Mortgage markets worsened last week as the U.S. economy continued to show that it’s in recovery, and as Federal Reserve Chairman Ben Bernanke publicly hinted at the same.
In a congressional testimony Wednesday, Chairman Bernanke suggested that new, Fed-led stimulus may not be imminent, surprising Wall Street analysts and market traders who, for months, have expected a third round of quantitative easing from the Fed.
Bernanke’s comments sparked a sharp bond market sell-off that briefly pushed conforming and FHA mortgage rates up 0.375%.
Other relevant data from last week included :
- Core inflation rising 1.9% from last year, below the Fed’s 2.0% target
- Consumer confidence climbing to a 12-month high
- Initial jobless claims falling to a 47-month low
Also, the Pending Home Sales Index posted its highest reading since the end of the 2010 federal home buyer tax credit, suggesting a strong spring housing market.
The economy appears much improved over this time last year.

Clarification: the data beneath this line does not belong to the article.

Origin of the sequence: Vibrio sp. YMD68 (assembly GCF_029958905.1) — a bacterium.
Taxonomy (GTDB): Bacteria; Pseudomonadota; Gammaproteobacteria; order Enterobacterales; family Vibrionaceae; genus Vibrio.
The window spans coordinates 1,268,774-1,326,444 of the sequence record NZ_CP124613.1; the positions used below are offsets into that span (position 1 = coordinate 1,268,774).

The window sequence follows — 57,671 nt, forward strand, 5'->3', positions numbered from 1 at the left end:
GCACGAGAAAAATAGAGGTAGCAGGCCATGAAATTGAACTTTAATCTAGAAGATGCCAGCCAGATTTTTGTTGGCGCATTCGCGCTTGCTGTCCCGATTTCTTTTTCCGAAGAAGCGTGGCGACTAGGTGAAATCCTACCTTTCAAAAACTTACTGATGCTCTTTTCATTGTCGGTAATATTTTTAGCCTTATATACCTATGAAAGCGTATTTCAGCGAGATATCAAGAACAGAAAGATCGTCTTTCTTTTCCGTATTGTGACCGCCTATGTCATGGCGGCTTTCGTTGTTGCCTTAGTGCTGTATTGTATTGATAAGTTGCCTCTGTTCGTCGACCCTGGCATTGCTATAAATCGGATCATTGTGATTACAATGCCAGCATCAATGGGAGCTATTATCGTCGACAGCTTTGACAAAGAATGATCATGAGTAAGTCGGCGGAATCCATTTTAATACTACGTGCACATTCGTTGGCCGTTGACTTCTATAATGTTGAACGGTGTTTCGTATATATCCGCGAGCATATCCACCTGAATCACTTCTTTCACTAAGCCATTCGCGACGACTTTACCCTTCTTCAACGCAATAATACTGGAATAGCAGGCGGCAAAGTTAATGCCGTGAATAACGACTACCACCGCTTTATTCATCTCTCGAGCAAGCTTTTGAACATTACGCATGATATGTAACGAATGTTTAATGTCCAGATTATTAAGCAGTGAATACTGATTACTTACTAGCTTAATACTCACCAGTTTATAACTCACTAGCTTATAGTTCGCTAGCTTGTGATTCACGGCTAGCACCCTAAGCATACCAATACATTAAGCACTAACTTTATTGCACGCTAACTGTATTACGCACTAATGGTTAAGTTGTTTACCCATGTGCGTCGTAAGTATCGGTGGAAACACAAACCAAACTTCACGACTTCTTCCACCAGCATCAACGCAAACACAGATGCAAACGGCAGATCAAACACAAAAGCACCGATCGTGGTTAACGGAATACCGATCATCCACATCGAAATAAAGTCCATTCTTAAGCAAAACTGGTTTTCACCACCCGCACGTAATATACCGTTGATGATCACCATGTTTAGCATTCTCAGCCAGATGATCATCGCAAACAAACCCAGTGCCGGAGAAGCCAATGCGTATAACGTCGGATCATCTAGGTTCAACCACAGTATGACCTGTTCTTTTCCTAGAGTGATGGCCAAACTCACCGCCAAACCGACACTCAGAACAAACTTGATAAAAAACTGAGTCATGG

By the end of the week, mortgage rates had recovered somewhat, but still closed worse on the week. Mortgage rates are higher than their lows of the year.
According to Freddie Mac’s weekly mortgage rate survey, the average 30-year fixed rate mortgage is now 3.90% nationwide with an accompanying 0.8 discount points and a full set of closing costs. Borrowers wishing to pay no points, or fewer fees, should expect higher rates than the Freddie Mac average.
The average 15-year mortgage rate is 3.17% with 0.8 discount points and closing costs.
This week, mortgage rates should be volatile. There aren’t many new data points set for release, but the ones on the calendar are bona fide market-movers — especially Friday’s Non-Farm Payrolls Report.
More commonly called the “jobs report”, Non-Farm Payrolls data is closely watched because of the jobs market’s close ties to the health of the economy. Businesses have added jobs through 16 straight months and are expected to show another 210,000 added in February. If the actual number of net new jobs added exceeds 210,000, expect for mortgage rates to rise.
If the number falls short, watch for rates to fall.